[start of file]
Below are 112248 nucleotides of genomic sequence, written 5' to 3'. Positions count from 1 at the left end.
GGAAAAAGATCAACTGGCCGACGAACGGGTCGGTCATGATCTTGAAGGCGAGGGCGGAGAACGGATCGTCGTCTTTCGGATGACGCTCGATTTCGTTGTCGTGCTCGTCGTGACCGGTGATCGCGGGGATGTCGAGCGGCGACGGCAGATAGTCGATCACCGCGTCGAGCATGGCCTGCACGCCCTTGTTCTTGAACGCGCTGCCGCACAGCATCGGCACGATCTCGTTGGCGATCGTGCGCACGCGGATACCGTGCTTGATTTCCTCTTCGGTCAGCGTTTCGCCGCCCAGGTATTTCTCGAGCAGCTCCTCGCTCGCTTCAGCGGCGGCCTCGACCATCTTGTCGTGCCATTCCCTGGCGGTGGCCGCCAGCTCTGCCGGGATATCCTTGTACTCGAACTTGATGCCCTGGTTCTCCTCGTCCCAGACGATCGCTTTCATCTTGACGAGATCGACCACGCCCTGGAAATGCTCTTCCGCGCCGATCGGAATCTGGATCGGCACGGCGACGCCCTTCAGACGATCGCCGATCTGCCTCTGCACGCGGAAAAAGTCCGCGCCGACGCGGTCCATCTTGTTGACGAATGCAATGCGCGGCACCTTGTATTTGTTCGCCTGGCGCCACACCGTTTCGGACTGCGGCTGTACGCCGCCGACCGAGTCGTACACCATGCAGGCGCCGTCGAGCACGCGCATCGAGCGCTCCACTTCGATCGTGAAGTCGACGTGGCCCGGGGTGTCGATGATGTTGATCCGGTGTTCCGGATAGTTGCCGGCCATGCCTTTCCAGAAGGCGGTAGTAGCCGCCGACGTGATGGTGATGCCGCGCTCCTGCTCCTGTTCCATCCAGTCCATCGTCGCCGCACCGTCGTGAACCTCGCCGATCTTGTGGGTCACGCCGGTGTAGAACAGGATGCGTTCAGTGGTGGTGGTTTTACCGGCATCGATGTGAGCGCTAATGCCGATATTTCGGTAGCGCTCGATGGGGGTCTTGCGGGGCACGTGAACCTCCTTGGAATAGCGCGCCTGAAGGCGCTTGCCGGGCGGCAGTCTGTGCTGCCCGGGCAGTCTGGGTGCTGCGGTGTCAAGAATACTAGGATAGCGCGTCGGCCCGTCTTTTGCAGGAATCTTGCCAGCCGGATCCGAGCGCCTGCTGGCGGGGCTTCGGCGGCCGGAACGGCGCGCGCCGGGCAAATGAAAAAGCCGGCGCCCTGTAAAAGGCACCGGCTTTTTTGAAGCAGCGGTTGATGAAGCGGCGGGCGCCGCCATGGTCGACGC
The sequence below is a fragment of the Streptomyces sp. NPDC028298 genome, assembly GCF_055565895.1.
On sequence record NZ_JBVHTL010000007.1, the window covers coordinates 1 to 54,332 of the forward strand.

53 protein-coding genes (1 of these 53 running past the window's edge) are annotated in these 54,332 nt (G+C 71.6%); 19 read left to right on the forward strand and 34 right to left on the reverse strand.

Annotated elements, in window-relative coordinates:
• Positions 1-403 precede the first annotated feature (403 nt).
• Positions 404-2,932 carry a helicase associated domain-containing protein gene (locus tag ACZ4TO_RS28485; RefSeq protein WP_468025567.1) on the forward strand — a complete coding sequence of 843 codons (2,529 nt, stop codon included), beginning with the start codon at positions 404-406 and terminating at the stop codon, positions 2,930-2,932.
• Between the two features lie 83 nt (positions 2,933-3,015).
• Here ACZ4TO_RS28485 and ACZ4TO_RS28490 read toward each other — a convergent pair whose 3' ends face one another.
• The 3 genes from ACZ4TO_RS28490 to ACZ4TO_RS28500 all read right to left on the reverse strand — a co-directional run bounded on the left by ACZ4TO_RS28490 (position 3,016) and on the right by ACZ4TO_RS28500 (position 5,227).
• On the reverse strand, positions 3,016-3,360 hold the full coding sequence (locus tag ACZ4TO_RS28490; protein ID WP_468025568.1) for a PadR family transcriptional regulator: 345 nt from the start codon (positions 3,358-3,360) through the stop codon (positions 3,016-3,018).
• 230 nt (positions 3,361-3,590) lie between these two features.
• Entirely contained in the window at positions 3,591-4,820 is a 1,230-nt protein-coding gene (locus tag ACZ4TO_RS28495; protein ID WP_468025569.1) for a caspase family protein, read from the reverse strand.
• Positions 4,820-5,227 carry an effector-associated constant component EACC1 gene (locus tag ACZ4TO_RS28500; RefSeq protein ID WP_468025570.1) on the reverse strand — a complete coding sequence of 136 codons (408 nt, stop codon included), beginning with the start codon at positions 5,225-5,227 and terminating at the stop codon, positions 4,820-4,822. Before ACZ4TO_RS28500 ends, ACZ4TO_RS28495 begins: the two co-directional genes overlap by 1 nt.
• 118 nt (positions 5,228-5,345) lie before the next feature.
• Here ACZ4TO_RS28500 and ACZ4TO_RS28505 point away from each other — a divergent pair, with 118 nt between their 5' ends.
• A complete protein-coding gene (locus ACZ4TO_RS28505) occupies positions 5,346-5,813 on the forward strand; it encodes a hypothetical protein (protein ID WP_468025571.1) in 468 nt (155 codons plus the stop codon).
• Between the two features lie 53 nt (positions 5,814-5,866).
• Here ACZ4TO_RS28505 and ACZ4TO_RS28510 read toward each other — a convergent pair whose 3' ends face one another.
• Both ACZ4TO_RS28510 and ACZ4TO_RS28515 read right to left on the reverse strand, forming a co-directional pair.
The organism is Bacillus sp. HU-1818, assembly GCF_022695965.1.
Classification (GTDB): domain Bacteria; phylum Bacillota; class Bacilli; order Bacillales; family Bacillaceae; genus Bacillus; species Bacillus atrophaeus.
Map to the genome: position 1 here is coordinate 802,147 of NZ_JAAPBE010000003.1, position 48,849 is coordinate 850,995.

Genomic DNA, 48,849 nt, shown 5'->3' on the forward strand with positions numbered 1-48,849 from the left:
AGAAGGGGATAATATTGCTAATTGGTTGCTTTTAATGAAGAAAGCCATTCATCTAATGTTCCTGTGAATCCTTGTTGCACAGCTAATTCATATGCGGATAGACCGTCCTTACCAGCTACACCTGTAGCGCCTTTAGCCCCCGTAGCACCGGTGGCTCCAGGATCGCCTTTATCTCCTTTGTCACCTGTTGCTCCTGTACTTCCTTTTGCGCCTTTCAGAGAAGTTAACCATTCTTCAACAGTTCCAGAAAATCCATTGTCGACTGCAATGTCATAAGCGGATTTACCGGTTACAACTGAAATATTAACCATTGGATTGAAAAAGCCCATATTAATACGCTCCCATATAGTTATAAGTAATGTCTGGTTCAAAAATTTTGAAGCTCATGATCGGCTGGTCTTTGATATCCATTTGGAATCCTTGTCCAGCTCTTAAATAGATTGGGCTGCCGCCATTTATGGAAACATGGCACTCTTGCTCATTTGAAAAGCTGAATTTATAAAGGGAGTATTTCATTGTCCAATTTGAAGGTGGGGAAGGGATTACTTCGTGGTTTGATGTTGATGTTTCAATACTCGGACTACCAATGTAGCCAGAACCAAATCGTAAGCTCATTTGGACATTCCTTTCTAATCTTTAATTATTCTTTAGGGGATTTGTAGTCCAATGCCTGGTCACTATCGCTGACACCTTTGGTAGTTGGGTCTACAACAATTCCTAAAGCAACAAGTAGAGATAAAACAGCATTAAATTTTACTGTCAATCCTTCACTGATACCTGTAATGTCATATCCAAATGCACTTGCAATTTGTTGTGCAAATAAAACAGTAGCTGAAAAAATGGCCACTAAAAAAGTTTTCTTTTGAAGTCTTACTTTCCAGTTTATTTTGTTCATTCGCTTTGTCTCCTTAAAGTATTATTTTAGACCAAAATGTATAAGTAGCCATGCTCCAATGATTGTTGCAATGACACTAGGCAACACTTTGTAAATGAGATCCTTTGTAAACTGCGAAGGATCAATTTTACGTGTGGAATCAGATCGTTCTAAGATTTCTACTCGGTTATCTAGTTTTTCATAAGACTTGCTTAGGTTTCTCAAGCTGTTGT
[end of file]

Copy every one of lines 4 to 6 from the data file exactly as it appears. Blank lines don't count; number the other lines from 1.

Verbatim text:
On sequence record NZ_JBVHTL010000007.1, the window covers coordinates 1 to 54,332 of the forward strand.

53 protein-coding genes (1 of these 53 running past the window's edge) are annotated in these 54,332 nt (G+C 71.6%); 19 read left to right on the forward strand and 34 right to left on the reverse strand.

Annotated elements, in window-relative coordinates: